'Dreamer' Helps Homeless on Her Way Out of Washington
When Iran Carlos' Washington, D.C. internship dies, she turned her focus to helping those in need by donating items to the homeless.
When her academic dream died for the second time in recent months, Iran Carlos packed up her food, her bedding, her household items, and walked beneath two bridges in Washington, D.C., to give everything she had to the homeless.
“Our dorm in Washington was closing due to the coronavirus and we had all this food,” says Carlos, a Buena Vista University senior who began serving The Ecological Society of America through The Washington Center for Internships & Academic Seminars in January. A would-be semester-long experience ended on Wednesday when interns were directed to return to their home states, a result of the pandemic.
Carlos, a native of Mexico, was brought to Iowa by her parents when she was nine months old. A DACA (Deferred Action for Childhood Arrivals) recipient, she dreamed of studying abroad when she came to BVU as a freshman in 2016. During her four-year college experience, however, “Dreamers” like Carlos were advised to remain within the U.S.
With one dream dashed, Carlos didn’t despair; rather, she earned the opportunity to spend the final semester of her undergraduate experience living, working, and studying in the nation’s capital, aiding officials with The Ecological Society of America as they conducted marketing and educational efforts on social media and the Internet.
“As long as I’ve known [Iran Carlos], her focus has been on making the world a better place for others."
Dr. Andrea Frantz, Professor of Digital Media
When she learned of the opportunity ending due to the spread of COVID-19, Carlos’ heart sank. She returned to a dorm room she shared with Kristen Charette, a fellow BVU senior who served as an intern for a defense attorney in Washington. The pair took stock of how much they had in the way of food and supplies. They had intended to stay until May 2, after all.
“We were about the last ones remaining here and several of our friends had dropped off food and other items with us before they left,” Carlos says. “We didn’t want anything to go to waste.”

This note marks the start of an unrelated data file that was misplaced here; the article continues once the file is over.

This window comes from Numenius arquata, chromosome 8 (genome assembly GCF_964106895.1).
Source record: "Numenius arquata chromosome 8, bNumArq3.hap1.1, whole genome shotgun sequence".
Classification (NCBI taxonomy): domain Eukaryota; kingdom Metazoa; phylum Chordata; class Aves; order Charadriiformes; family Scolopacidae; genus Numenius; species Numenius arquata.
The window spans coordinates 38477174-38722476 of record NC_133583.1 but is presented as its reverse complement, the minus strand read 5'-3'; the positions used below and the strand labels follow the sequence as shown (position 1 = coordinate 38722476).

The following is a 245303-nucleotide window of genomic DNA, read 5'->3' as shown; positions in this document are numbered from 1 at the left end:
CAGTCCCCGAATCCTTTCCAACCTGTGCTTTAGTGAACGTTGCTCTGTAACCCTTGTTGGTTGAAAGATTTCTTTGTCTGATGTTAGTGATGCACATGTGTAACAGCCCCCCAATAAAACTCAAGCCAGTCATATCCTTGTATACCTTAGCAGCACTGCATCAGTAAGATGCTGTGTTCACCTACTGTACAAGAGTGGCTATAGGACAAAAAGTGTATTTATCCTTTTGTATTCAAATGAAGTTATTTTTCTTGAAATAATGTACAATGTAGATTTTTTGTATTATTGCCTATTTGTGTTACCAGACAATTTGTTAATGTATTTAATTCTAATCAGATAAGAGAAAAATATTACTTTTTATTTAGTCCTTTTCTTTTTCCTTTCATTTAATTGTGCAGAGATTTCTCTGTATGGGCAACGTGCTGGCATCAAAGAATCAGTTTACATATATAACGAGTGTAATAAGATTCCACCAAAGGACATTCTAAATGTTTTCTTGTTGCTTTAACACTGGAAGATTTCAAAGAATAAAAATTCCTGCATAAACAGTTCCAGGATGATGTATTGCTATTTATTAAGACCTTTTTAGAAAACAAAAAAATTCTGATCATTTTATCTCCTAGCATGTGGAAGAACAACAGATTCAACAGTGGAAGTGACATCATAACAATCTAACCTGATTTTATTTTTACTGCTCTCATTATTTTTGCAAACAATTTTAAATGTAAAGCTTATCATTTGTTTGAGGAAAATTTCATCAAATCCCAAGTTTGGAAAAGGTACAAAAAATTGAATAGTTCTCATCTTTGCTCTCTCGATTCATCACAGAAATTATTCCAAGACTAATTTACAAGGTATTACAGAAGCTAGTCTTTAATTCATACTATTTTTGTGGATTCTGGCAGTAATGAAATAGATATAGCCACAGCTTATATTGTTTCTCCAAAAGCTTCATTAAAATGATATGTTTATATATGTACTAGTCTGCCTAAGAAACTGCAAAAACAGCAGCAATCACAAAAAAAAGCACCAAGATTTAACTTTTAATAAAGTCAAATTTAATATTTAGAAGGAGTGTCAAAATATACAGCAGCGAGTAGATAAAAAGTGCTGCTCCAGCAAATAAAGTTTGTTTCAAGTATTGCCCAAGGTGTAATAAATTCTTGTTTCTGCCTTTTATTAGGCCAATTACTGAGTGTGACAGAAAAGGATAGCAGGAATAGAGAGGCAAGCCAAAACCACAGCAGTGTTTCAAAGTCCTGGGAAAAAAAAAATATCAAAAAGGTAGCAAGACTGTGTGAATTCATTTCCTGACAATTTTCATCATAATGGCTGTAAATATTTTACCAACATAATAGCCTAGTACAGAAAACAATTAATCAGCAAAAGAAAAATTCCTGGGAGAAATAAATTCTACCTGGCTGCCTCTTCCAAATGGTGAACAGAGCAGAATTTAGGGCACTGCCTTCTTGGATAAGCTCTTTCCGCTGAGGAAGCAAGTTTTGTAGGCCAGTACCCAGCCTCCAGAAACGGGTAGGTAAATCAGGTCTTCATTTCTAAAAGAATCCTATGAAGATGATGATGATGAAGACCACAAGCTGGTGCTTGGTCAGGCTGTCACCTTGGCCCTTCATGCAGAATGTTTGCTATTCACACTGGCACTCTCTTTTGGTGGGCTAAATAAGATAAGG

Carlos and Charette, whose dorm stands near the Metro station in Washington, had seen homeless persons near their residence. They gathered all they could, asked a friend to join them, and headed for a pair of nearby bridges to give it all away.
“We began making sandwiches. I separated snacks and fruit items,” Carlos recalls. “We were afraid people might take things at first. But then we met people who waited for us to approach. One woman told me she suffered from AIDS and having fresh produce would help her keep up her health as she’s vulnerable to the virus. She was grateful to get apples, oranges and celery.”
Carlos and Charette also left rolls of toilet paper, blankets, sheets, and pillows with those in need.
“Handing someone a fresh ham sandwich and seeing it make their day is something I’ll remember,” Carlos says. “Homelessness isn’t something I’ve seen much of in Iowa. In Washington, D.C., it kind of slaps you in the face.”
“Iran Carlos is among the most empathetic people I have ever met,” says Dr. Andrea Frantz, BVU Professor of Digital Media. “As long as I’ve known her, her focus has been on making the world a better place for others. Whether through her leadership in campus organizations like KBVU or RAICES, or her mentorship with Buena Vista University’s international students, she aims to make people feel better, aim higher, and be better.”
As she readied on Saturday for her return to Iowa, Carlos reflected on having everything she needed while growing up in Belmond, raised by immigrant parents who worked hard to send her to college, hoping she’d gain experiences that would shape her future.
It happened. In four years of classes. Through a number of leadership positions on the BVU campus. And, beneath a pair of bridges as the sun warmed the nation’s capital one frenzied Friday in March. Iran Carlos, who will earn a degree in political science in May, seeks a career with a nonprofit entity, working to directly serve people in need. Like the people she met on Friday, whose faces remain fresh in her memory.
“These are some of the most vulnerable people in our society, vulnerable to sickness, and they’re not on the top of peoples’ minds,” she says.